This interesting effect of ingesting chlorophyll has been known to the medical community for decades, but definitive research was lacking.
Then, in 1980, a study on residents of a care home for the elderly confirmed it. Taking chlorophyllin tablets was found to be helpful in controlling body and faecal odours in the 62 residents.19
It’s thought that chlorophyll may also help neutralise bad breath, although definitive studies are lacking.
Chlorophyll is able to help relieve chronic constipation in sedentary people. One study on residents in a care home found that chlorophyll tablets had the effect of softening stools and preventing excessive flatulence among residents.20
A 2014 study on the effects of chlorophyll on weight loss found that taking daily chlorophyll also had a positive effect on cholesterol levels in overweight women.21
Within three weeks of starting treatment, levels of LDL (‘bad’) cholesterol reduced across the group.
Chlorophyll isn’t essential for humans the way it is for plants.
However, the human body can still benefit from the green goodness of chlorophyll.
The phytonutrients contained in chlorophyll have potential antioxidant and anti-inflammatory properties, both of which can help reduce oxidative stress on our cells, and in turn fight diseases and premature ageing.22
Liquid chlorophyll contains either pure plant extract (extracted from green vegetables or herbs) or a semi-synthetic chlorophyll derivative called chlorophyllin.
Chlorophyllin is often used in place of pure chlorophyll as it’s thought that pure chlorophyll extract isn’t properly absorbed as it breaks down too easily in the gut. Chlorophyllin contains copper which is thought to aid absorption into the body.23
Chlorophyll liquid usually includes mostly purified water to dilute the potent extract.
Chlorophyll tablets usually contain chlorophyllin – the semi-synthetic version of chlorophyll.
Chlorophyll tablets may also be made of a phytonutrient-dense plant, such as the single-celled microalgae chlorella which is rich in chlorophyll.
Chlorophyll drops (again – more likely to be the better-absorbing chlorophyllin) are a concentrated form of liquid chlorophyll.
You can make your own chlorophyll drinks using the drops. Using a pipette or dropper included in the bottle, you add a couple of drops of the bright green concentrate to your own drink – whether that’s water, fruit juice or herb tea.
As the most abundant pigment found in plants, it’s no surprise that chlorophyll is found in many different fruits and vegetables.24 Chlorophyll concentration is highest in bright or dark green plant foods.
Food sources of chlorophyll include:25
As chlorophyll is known for its antibacterial and wound-healing benefits, it’s probably no surprise that you can find it in skincare.26
Chlorophyll creams, gels and treatment masks are available which offer benefits against breakouts and skin blemishes.
Phytonutrient-rich green algae powder, such as chlorella, is high in chlorophyll as well as vitamins such as vitamin A, vitamin C, vitamin B12 and vitamin E.27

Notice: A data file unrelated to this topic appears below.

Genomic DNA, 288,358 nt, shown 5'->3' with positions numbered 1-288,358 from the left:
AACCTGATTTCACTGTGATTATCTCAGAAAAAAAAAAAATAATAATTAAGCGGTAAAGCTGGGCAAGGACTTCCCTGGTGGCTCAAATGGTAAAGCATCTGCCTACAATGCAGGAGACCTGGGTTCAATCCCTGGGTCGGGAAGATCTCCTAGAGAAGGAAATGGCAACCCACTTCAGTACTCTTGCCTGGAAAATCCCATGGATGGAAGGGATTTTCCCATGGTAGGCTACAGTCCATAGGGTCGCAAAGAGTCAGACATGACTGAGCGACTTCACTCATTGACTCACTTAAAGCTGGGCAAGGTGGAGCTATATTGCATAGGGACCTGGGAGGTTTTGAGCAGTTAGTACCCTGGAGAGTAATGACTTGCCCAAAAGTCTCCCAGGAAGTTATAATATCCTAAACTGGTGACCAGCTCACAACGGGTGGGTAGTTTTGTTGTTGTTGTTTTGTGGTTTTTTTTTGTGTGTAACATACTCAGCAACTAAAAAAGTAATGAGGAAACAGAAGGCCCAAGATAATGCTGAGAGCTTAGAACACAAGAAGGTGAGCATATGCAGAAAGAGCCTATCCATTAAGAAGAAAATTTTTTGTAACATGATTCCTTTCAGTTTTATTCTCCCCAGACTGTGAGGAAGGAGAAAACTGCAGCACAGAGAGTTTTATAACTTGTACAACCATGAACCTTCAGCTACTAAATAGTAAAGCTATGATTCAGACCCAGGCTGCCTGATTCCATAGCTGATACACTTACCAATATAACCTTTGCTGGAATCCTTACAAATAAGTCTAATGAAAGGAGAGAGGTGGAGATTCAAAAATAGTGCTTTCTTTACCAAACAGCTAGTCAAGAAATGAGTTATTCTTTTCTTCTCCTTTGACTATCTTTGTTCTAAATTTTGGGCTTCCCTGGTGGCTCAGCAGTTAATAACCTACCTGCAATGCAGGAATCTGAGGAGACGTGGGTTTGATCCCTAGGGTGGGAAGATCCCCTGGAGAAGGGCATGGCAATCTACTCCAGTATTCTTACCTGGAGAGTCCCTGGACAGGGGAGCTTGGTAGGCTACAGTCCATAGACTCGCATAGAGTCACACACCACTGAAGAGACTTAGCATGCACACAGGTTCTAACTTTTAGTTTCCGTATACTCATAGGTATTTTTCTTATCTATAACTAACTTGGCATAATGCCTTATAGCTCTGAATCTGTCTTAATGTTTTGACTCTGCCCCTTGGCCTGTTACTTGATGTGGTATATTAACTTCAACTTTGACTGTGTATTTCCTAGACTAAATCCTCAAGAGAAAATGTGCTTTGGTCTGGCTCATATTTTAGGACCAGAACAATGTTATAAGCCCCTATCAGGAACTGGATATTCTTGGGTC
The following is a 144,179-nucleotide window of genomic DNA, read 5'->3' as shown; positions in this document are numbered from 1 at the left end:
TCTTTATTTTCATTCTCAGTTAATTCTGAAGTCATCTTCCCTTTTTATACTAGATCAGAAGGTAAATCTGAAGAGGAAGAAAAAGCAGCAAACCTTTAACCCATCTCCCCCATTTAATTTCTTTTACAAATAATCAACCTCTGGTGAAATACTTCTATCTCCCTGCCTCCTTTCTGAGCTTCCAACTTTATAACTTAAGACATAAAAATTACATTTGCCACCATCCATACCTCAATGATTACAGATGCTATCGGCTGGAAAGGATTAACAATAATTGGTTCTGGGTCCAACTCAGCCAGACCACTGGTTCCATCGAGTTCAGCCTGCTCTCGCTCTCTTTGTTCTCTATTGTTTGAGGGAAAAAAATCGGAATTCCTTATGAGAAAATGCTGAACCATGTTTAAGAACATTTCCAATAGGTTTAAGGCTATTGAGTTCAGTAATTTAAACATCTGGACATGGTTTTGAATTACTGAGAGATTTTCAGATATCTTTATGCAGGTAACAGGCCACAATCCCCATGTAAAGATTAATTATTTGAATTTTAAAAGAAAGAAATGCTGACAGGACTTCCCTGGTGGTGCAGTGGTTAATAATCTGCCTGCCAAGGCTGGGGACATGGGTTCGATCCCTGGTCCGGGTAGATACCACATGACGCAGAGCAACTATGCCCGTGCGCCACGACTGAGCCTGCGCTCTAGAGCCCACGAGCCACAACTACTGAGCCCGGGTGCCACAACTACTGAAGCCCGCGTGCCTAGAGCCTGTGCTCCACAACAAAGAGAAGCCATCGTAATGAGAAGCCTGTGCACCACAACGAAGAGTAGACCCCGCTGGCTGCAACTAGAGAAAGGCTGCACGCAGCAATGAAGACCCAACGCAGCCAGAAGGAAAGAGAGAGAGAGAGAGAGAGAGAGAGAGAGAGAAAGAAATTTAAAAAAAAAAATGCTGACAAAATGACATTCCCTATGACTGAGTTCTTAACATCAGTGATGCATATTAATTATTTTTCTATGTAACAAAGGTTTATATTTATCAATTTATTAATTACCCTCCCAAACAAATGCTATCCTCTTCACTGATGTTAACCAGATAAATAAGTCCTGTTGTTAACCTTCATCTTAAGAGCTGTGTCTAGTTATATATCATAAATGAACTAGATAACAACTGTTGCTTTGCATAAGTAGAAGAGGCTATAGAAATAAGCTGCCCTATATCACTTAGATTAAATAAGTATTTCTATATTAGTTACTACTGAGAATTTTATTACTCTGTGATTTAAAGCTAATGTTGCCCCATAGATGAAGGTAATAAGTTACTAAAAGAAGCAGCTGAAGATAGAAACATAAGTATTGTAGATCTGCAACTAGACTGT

This powder can be added to water, juices and smoothies, as well as sprinkled over both sweet and savoury dishes from salads to overnight chia puddings.
There is no set dose for the amount of chlorophyll you should take per day. Doses and levels of concentration vary widely from product to product.
The dose for chlorella tablets (which are rich in chlorophyll) is 3000mg daily.28
Always follow the instructions on the label.
When taken orally, gastrointestinal side effects are possible. This includes diarrhoea, gas and stomach cramps.
You may also experience discolouration of the faeces (yes, we’re talking about green poo!) or discoloured urine, as well as discolouration of the tongue.29
When applied topically to the skin, chlorophyllin may cause a burning or itching sensation, especially on wounds or broken skin.
We recommend you consult with a dermatologist or healthcare professional before using new ingredients on your skin.
Neither chlorophyll nor chlorophyllin supplements have been tested for use during pregnancy or breastfeeding, so their safety cannot be guaranteed.
As a result, you should seek medical advice before taking chlorophyll while pregnant or breastfeeding.
Chlorophyll can either be taken with meals, or on an empty stomach.30,31 Different varieties, strengths and types of chlorophyll come with different recommendations, so always check the label.
Introduce chlorophyll slowly at the lowest suggested dose to minimise potential side effects.
Last updated: 27 May 2022
Joined Holland & Barrett: Apr 2019
Masters Degree in Toxicology and BSc Hons in Medical Biochemistry
Bhupesh started his career as a Clinical Toxicologist for Public Health England, advising healthcare professionals all around the country on how to manage clinical cases of adverse exposure to supplements, pharmaceuticals, cosmetics, industrial chemicals and agricultural products.
After 7 years in this role and a further year working as a drug safety officer in the pharmaceutical industry, Bhupesh joined Holland & Barrett as a Senior Regulatory Affairs Associate in 2019.